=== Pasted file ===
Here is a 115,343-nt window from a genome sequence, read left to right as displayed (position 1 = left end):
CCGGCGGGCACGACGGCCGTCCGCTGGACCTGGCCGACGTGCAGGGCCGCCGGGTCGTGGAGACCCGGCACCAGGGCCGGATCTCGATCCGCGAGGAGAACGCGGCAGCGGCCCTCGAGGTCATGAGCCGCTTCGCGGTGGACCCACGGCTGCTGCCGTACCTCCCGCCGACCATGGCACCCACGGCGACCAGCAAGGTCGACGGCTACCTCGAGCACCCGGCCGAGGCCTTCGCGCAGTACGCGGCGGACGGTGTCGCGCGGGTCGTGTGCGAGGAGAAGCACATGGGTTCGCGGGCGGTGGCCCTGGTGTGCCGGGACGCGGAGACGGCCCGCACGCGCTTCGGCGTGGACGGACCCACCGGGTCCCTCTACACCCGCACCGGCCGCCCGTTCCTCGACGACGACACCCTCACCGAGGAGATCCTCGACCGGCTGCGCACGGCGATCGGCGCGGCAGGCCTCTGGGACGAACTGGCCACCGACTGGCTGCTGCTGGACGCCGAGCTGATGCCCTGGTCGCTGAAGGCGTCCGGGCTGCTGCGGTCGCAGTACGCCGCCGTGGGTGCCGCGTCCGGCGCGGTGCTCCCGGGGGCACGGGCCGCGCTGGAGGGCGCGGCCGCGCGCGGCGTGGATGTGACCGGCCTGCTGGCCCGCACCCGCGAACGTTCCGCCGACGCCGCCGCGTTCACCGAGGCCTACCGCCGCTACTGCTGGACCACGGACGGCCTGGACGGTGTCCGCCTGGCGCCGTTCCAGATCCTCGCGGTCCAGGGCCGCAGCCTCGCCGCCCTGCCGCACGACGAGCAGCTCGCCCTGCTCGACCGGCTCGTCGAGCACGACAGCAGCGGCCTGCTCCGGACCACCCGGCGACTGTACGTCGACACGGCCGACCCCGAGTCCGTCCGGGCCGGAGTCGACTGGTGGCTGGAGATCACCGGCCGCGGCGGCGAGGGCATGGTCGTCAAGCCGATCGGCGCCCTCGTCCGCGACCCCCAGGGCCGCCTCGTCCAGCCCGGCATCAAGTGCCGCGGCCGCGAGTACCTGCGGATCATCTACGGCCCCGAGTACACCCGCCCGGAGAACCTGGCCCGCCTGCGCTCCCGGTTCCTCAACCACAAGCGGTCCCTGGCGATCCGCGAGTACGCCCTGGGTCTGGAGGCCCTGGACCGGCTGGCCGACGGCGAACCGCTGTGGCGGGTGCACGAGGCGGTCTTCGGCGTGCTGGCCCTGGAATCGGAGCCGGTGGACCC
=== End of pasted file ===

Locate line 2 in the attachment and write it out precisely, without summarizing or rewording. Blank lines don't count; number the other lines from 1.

CCGGCGGGCACGACGGCCGTCCGCTGGACCTGGCCGACGTGCAGGGCCGCCGGGTCGTGGAGACCCGGCACCAGGGCCGGATCTCGATCCGCGAGGAGAACGCGGCAGCGGCCCTCGAGGTCATGAGCCGCTTCGCGGTGGACCCACGGCTGCTGCCGTACCTCCCGCCGACCATGGCACCCACGGCGACCAGCAAGGTCGACGGCTACCTCGAGCACCCGGCCGAGGCCTTCGCGCAGTACGCGGCGGACGGTGTCGCGCGGGTCGTGTGCGAGGAGAAGCACATGGGTTCGCGGGCGGTGGCCCTGGTGTGCCGGGACGCGGAGACGGCCCGCACGCGCTTCGGCGTGGACGGACCCACCGGGTCCCTCTACACCCGCACCGGCCGCCCGTTCCTCGACGACGACACCCTCACCGAGGAGATCCTCGACCGGCTGCGCACGGCGATCGGCGCGGCAGGCCTCTGGGACGAACTGGCCACCGACTGGCTGCTGCTGGACGCCGAGCTGATGCCCTGGTCGCTGAAGGCGTCCGGGCTGCTGCGGTCGCAGTACGCCGCCGTGGGTGCCGCGTCCGGCGCGGTGCTCCCGGGGGCACGGGCCGCGCTGGAGGGCGCGGCCGCGCGCGGCGTGGATGTGACCGGCCTGCTGGCCCGCACCCGCGAACGTTCCGCCGACGCCGCCGCGTTCACCGAGGCCTACCGCCGCTACTGCTGGACCACGGACGGCCTGGACGGTGTCCGCCTGGCGCCGTTCCAGATCCTCGCGGTCCAGGGCCGCAGCCTCGCCGCCCTGCCGCACGACGAGCAGCTCGCCCTGCTCGACCGGCTCGTCGAGCACGACAGCAGCGGCCTGCTCCGGACCACCCGGCGACTGTACGTCGACACGGCCGACCCCGAGTCCGTCCGGGCCGGAGTCGACTGGTGGCTGGAGATCACCGGCCGCGGCGGCGAGGGCATGGTCGTCAAGCCGATCGGCGCCCTCGTCCGCGACCCCCAGGGCCGCCTCGTCCAGCCCGGCATCAAGTGCCGCGGCCGCGAGTACCTGCGGATCATCTACGGCCCCGAGTACACCCGCCCGGAGAACCTGGCCCGCCTGCGCTCCCGGTTCCTCAACCACAAGCGGTCCCTGGCGATCCGCGAGTACGCCCTGGGTCTGGAGGCCCTGGACCGGCTGGCCGACGGCGAACCGCTGTGGCGGGTGCACGAGGCGGTCTTCGGCGTGCTGGCCCTGGAATCGGAGCCGGTGGACCC